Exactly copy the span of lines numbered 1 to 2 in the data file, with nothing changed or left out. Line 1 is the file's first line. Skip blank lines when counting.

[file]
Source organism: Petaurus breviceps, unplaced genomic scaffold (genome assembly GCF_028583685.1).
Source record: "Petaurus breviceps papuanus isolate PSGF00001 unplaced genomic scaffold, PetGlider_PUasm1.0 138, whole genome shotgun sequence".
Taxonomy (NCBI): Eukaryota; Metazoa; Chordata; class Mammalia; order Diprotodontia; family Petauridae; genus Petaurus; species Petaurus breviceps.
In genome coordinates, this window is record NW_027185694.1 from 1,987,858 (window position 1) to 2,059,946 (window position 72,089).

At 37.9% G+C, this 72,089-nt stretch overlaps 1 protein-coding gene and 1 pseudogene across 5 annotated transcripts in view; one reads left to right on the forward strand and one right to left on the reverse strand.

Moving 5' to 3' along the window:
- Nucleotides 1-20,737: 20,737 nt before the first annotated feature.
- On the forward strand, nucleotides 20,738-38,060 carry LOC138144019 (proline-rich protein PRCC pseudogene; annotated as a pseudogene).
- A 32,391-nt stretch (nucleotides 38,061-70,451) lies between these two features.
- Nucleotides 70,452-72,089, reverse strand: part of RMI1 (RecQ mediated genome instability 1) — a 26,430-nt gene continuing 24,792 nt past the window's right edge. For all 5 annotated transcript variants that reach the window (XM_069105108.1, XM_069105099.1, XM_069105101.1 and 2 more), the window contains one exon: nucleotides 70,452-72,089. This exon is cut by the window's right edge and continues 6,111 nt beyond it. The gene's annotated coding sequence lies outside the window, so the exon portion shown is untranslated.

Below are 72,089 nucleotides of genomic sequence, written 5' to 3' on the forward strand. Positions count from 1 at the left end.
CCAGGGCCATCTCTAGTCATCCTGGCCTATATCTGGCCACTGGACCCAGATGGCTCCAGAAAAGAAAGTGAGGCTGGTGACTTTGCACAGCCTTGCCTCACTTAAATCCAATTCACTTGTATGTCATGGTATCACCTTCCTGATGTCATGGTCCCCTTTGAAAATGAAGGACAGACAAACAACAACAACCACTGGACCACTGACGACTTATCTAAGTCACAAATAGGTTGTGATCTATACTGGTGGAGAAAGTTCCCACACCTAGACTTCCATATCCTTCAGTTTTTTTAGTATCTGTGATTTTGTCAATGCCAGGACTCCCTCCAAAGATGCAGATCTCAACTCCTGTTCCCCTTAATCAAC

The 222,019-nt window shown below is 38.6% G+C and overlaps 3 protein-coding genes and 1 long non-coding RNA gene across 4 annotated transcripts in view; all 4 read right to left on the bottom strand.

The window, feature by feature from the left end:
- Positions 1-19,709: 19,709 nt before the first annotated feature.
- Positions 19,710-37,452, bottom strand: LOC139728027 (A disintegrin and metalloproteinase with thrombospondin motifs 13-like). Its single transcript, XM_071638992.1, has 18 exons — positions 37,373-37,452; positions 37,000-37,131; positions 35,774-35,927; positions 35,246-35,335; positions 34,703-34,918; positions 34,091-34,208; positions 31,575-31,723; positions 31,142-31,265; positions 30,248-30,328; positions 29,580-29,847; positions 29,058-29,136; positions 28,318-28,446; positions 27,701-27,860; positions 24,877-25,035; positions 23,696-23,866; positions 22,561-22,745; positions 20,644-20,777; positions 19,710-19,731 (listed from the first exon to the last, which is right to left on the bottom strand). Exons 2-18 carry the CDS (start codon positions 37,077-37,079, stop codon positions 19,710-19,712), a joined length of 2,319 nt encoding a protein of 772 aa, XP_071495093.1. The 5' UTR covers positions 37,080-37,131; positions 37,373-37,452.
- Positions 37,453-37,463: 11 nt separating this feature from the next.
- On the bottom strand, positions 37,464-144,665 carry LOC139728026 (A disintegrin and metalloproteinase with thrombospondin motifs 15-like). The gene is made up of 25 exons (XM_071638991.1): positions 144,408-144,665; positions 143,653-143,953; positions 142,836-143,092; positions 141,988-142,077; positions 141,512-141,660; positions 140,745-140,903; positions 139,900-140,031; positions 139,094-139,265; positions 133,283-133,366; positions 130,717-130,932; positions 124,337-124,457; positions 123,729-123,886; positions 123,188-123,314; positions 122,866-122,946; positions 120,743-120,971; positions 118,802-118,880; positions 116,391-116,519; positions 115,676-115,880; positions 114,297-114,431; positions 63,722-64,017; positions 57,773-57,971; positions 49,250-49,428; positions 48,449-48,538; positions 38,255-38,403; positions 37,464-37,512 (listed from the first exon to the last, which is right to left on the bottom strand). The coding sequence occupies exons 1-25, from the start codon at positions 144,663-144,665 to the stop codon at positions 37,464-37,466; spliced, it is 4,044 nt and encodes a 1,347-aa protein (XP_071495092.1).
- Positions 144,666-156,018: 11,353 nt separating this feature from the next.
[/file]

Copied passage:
Source organism: Petaurus breviceps, unplaced genomic scaffold (genome assembly GCF_028583685.1).
Source record: "Petaurus breviceps papuanus isolate PSGF00001 unplaced genomic scaffold, PetGlider_PUasm1.0 138, whole genome shotgun sequence".